A glass of alcohol to save your plants from drought?

A glass of alcohol to save your plants from drought?

A glass of alcohol to save your plants from drought?

Close-up of a dry plant with a green sprout in a damaged pot on a garden ledge.  Horizontal image
RUBEN BONILLA GONZALO / Getty Images Close-up of a dry plant with a green sprout in a damaged pot on a garden ledge. Horizontal image

RUBEN BONILLA GONZALO / Getty Images

Watering the plants with ethanol would save them from drought.

DRY – No more stress before leaving for the holidays: a pint of cold beer in each flower pot upon departure could avoid many disappointments. If it causes a lot of harm, alcohol can also have virtues for nature. A team of researchers published a study on Aug.25 in the journal Plant and cell physiology which suggests that ethanol protects plants in times of drought. Even after two weeks without water.

But how did this absurd idea sprout in the minds of scientists? Why naturally water-deprived plants produce ethanol on their own, for an as yet unknown reason. They then tried to confirm the hypothesis that alcohol protects plants from high heat.

In the laboratory they grew wheat and rice, watering them every day. The researchers then added ethanol to the soil of part of the grains for three days. All were then deprived of water for two weeks. Bingo: better plants watered with alcohol: 75% survived after being rehydrated, compared to less than 5% of wheat and rice not treated with ethanol.

Alcohol is cheaper than GMOs

Well, very well, there is no longer a need to entrust our plants to our irresponsible neighbor. But this discovery could be much more useful. According to the researchers, this is a means “useful and simple” increase food production in times of drought or water shortage. And thus reduce food insecurity, which increases during heatwave periods and with the war in Ukraine.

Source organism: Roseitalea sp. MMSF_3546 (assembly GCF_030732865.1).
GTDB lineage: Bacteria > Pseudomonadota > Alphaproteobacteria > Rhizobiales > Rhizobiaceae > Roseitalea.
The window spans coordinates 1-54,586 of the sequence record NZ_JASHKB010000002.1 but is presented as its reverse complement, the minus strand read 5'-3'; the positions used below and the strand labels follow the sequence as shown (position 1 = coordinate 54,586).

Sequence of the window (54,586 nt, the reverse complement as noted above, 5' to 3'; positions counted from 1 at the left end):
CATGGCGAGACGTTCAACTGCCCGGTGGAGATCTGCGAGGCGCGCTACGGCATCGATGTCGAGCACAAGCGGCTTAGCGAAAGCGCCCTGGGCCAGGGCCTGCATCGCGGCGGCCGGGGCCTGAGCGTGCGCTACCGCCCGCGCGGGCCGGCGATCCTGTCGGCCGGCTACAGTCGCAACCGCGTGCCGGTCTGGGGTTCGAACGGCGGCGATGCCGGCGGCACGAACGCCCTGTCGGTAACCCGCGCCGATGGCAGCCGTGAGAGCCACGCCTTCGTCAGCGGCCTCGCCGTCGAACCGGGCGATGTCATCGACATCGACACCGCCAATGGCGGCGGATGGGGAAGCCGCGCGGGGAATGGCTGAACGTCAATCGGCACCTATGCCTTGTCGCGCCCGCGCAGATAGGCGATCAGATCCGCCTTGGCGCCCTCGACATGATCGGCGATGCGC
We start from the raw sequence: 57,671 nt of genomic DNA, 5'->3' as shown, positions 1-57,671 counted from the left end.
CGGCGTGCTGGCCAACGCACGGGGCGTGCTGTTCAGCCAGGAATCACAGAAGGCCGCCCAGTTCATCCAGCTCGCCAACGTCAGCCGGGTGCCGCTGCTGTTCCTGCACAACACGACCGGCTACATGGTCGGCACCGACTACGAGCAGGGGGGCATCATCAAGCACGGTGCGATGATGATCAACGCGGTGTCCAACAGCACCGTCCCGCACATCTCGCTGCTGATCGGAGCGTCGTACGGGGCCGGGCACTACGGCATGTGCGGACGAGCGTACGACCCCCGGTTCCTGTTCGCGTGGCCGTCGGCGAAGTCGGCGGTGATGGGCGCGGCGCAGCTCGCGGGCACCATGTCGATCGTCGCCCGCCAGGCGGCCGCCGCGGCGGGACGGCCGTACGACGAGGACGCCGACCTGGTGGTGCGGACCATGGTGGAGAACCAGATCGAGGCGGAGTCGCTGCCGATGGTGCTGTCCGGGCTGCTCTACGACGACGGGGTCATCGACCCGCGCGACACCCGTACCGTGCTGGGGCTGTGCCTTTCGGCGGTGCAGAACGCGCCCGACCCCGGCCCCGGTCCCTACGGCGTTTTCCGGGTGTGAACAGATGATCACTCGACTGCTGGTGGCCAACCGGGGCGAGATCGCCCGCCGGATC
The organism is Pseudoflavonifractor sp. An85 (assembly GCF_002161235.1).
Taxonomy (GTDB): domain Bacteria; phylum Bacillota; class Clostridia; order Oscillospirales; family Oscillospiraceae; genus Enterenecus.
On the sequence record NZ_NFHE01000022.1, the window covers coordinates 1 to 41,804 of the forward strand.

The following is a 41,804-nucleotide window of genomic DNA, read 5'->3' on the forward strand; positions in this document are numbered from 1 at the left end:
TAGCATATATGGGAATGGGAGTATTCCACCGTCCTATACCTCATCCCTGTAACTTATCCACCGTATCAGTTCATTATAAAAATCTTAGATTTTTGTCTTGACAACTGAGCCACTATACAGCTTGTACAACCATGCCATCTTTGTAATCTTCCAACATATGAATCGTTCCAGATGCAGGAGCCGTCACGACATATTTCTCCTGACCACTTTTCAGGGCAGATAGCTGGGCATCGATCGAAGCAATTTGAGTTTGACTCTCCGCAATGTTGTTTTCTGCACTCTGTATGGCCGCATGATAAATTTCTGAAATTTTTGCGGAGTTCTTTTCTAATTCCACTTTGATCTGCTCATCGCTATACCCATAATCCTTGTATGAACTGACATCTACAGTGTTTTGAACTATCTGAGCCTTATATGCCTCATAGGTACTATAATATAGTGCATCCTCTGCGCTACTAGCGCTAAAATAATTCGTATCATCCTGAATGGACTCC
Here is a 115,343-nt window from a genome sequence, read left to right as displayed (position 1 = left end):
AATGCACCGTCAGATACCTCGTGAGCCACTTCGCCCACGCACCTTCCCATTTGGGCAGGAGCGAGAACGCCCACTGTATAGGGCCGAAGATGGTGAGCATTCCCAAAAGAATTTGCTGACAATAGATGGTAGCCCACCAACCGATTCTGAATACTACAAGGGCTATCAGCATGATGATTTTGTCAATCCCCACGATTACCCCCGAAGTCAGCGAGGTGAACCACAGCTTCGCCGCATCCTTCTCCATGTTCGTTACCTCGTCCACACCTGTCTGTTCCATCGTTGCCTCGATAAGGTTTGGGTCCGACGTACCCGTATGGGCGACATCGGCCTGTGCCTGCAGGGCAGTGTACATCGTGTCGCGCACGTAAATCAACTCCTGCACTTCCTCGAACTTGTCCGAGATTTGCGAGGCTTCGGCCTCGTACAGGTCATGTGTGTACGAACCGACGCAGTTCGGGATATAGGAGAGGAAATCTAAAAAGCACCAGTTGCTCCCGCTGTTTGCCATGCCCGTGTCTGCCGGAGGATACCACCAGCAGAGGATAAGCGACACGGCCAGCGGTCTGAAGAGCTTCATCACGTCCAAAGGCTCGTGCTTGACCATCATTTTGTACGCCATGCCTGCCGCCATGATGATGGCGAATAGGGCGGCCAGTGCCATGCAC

“External application of ethanol to plants would be a less expensive agricultural method [que la modification génétique des plantes] improve the drought tolerance of various plants ”, sAccording to Motoaki Seki, lead author of the study and CNN interviewer, he and his team will soon be conducting tests in outdoor fields.

They also noted that plants treated with ethanol, before actually being deprived of water, behaved as if they were suffering from drought by producing stomata, tiny openings on the surface of the leaves, which retain water.

But this method can have a negative effect on plants, because “A high concentration of ethanol inhibits its growth. ” Beer, therefore, but in moderation. As always.

See also on The HuffPost: We rewind this summer and it’s painful to see

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